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2nd Vanderzwaag complainant says alleged assault left him with feelings of shame, guilt

John (Jan) Vanderzwaag arrives at court on Tuesday for the first day of the trial. The identities of the complainants are protected by a publication ban. (Laura Meader/CBC - image credit)
John (Jan) Vanderzwaag arrives at court on Tuesday for the first day of the trial. The identities of the complainants are protected by a publication ban. (Laura Meader/CBC - image credit)

The two men who have accused John (Jan) Vanderzwaag of sexually assaulting them two decades ago both testified at his judge and jury trial in Charlottetown Friday.

The younger of the two complainants, whose identities are protected by a publication ban, began to tell his story Thursday. In cross-examination Friday, Vanderzwaag's lawyer Brian Ross asked him if he planned to pursue a civil suit against his client, seeking damages.

The man said no; all he wanted was justice at this trial.

Ross also asked whether the complainant had encouraged the other man to go to police and file a sexual assault allegation against Vanderzwaag.

The witness said he couldn't see any reason why he shouldn't have done that.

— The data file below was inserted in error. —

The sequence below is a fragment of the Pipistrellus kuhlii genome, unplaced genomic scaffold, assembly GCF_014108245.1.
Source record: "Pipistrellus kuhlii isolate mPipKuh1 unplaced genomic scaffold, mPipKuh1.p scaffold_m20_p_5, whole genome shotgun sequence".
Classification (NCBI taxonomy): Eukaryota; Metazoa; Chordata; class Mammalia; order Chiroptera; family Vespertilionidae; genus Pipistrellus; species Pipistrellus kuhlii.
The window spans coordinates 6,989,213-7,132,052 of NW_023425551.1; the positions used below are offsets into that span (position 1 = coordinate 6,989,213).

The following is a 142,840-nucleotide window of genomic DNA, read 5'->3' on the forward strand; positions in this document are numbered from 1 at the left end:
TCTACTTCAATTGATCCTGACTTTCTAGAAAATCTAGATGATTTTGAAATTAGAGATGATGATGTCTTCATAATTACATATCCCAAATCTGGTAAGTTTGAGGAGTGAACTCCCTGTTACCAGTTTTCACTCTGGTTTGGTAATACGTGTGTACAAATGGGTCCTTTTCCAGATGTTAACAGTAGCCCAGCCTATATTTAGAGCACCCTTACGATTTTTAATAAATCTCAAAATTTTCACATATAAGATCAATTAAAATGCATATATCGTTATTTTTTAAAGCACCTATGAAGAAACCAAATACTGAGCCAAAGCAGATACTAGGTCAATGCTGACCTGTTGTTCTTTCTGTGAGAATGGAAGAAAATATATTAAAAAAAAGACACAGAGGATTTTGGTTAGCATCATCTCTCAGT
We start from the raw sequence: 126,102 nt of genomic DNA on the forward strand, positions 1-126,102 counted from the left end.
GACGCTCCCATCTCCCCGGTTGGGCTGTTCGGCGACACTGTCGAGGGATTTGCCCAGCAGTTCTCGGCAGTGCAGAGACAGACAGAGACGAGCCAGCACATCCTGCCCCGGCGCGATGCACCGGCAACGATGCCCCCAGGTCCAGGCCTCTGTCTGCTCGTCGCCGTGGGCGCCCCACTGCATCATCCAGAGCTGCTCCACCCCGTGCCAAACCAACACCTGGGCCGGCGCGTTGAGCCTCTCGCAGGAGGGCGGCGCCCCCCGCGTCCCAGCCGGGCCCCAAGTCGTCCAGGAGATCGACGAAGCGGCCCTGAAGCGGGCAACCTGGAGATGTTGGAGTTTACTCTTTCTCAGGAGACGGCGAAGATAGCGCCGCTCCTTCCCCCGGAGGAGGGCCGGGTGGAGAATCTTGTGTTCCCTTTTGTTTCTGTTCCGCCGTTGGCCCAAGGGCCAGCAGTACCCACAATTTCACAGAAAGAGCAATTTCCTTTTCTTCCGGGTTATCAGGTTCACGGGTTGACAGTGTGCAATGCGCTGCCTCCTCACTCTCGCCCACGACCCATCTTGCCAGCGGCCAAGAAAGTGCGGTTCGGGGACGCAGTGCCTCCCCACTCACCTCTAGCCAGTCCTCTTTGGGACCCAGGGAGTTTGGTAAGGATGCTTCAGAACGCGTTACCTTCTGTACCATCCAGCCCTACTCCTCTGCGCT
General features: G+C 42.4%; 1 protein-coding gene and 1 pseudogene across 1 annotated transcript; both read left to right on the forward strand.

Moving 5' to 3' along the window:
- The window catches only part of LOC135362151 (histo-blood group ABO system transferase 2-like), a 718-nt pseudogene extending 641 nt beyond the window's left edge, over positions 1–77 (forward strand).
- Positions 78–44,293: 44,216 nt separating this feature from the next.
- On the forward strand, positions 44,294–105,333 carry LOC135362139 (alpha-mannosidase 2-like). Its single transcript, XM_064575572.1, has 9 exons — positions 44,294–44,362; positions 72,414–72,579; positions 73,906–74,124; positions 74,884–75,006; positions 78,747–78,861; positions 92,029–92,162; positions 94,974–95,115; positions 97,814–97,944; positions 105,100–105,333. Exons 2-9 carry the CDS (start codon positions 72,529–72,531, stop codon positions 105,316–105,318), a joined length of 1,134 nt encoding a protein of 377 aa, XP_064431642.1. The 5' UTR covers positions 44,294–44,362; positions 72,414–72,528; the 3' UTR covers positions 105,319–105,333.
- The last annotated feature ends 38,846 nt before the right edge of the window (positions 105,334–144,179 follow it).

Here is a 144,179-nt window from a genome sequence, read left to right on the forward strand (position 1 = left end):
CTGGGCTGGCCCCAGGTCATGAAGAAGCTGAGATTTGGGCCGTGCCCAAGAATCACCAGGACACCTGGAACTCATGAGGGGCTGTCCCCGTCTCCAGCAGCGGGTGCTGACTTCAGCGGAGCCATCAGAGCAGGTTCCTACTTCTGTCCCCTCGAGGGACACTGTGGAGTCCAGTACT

The second complainant was in his 20s at the time of the alleged assault, at Vanderzwaag's home the night of a sleepover involving young people who attended the Charlottetown Christian Reformed Church. Vanderzwaag was a church youth group helper at the time.

In his testimony Friday, he described waking up to find Vanderzwaag sexually assaulting him.

Men are not usually victims. — Complainant in sexual assault trial

He said he was petrified and confused. He considered Vanderzwaag a close friend but said there had never been anything sexual between them.

The man said the night in question was a humiliating and traumatic experience for him, leaving him with feelings of shame and guilt.

Nor was it easy for him to come forward, he said, adding: "Men are not usually victims."

The complainant told the court he took it upon himself to go to police, though he made and broke several appointments before he was able to actually go and give his statement.

The man said it sank in that filing a complaint with police was the right thing to do when he learned the other alleged victim was thinking about suicide.

The trial is scheduled to continue on Monday.